Now we have Trump, a man no where near as bad as Hitler, but one who nonetheless is being very up front about wanting to do some very authoritarian, racist, and heavy handed policies that are clearly bad ideas, but yet appeal to many millions of Americans. I realize that he is largely only winning 1/3rd or so of GOP voters over right now, which themselves make up just over a quarter of registered voters, but still the fact he’s gotten even this far is pretty scary considering what he’s been saying. Add to that fact we have been skipping down the path these last 15 years of doing nothing while our most important Rights are negated, makes me wonder just how far an authoritarian demagogue can go in turning this nation into a Fascist state. By law, we are largely there already, our leaders just haven’t been abusing their power to the full extent that they could. But history has shown it’s only a matter of time until we have leaders that will.

      • Hitler was not elected to power. He lost the only election he ran in. He was appointed by Hindenburg and then gobbled up the late president’s (Hindenburg’s) power.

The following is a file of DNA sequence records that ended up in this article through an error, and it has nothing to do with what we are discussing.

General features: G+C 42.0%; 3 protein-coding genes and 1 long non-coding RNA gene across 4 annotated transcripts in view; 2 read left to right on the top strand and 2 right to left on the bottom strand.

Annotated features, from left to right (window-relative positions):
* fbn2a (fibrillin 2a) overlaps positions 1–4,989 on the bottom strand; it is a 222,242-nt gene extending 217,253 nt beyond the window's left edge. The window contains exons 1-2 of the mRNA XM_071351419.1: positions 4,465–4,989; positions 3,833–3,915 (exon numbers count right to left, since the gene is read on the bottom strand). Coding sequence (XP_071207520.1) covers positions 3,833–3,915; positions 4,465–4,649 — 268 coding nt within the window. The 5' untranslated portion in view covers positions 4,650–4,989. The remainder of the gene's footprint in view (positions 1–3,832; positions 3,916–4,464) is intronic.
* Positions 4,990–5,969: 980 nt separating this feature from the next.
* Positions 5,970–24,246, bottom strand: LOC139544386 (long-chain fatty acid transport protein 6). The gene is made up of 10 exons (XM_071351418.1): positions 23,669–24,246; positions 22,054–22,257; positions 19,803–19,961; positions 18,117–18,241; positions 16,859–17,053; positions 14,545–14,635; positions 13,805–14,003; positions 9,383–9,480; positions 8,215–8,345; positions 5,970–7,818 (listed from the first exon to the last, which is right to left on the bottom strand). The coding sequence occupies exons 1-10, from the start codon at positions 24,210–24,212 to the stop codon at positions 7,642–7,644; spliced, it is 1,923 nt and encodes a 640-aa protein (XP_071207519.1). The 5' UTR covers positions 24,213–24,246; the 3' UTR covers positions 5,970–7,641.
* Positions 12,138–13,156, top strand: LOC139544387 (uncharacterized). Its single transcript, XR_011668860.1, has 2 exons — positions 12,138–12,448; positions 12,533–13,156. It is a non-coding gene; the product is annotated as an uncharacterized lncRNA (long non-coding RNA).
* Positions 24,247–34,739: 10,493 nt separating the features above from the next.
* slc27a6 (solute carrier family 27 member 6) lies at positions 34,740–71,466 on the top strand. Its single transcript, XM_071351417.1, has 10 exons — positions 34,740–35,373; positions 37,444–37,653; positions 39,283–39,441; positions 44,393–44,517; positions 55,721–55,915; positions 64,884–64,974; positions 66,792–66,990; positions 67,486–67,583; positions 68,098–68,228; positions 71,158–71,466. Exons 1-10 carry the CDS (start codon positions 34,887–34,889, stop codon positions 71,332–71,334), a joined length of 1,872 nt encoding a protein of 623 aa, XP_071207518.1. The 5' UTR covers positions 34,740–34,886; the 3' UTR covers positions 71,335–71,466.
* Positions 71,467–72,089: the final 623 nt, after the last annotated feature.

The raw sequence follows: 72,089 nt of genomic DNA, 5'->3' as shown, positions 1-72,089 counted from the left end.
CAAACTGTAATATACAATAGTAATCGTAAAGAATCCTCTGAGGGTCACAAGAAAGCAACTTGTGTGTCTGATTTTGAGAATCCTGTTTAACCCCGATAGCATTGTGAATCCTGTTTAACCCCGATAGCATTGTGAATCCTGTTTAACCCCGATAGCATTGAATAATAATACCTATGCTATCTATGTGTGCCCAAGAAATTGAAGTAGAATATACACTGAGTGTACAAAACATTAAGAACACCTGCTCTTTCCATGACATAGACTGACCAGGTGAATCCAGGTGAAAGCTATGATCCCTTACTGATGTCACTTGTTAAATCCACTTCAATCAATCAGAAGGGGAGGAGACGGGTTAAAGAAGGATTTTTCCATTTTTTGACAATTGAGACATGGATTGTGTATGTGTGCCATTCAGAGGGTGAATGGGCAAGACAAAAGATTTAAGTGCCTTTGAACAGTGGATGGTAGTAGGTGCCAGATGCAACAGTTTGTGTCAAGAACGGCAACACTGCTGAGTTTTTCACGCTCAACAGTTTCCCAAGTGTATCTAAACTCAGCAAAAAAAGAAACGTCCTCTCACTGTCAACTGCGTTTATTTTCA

The Nazi Party held about 37% (?) of the seats in the Reichstag but Hitler would not accept a “coalition” government. Thus President Hindenburg, due to the power vacuum, asked Hitler to create a government w/o the normal 50% support of the Reichstag.


      I have to agree with your caveat. While some people point out that Trump has some supporters in minority communities it’s not much at all. In fact I feel it’s safe to say that he will have less Hispanic support than any recent candidate. Support in the black community isn’t going to be very high either. Also I wonder if his model can account for factors like the one pointed out in this article from Vox.

  • His model is largely based upon the difficulties for one party to hold the White House three times in a row.

    There are two reasons to think that maybe this won’t apply this year. There is the extremism of the Republican Party which might prevent them from winning when they might have historically–especially if they have a candidate like Trump. Plus if the Democrats nominate Sanders he can be portrayed as a real change and not just a third term for the same parties and policies.

  • JSpencer